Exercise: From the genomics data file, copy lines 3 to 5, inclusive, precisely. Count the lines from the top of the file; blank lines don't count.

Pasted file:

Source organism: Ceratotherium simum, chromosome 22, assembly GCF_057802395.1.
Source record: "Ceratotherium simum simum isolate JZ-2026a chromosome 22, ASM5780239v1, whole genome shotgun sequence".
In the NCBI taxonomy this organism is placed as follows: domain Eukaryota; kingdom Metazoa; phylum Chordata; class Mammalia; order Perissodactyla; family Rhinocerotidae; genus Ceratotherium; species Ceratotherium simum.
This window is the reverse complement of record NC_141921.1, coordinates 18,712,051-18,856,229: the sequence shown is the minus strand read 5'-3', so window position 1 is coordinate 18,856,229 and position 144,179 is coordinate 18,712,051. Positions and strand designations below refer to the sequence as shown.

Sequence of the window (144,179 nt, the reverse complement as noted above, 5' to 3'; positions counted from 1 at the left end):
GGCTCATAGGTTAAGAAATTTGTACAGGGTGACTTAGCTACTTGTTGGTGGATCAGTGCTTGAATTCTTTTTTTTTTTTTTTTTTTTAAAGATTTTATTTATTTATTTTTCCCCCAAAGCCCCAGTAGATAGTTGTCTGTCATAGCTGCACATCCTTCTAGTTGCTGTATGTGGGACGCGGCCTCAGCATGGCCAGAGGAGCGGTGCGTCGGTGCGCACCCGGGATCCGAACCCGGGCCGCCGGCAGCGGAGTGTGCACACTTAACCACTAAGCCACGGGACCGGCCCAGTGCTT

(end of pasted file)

In the NCBI taxonomy this organism is placed as follows: domain Eukaryota; kingdom Metazoa; phylum Chordata; class Mammalia; order Perissodactyla; family Rhinocerotidae; genus Ceratotherium; species Ceratotherium simum.
This window is the reverse complement of record NC_141921.1, coordinates 18,712,051-18,856,229: the sequence shown is the minus strand read 5'-3', so window position 1 is coordinate 18,856,229 and position 144,179 is coordinate 18,712,051. Positions and strand designations below refer to the sequence as shown.

Sequence of the window (144,179 nt, the reverse complement as noted above, 5' to 3'; positions counted from 1 at the left end):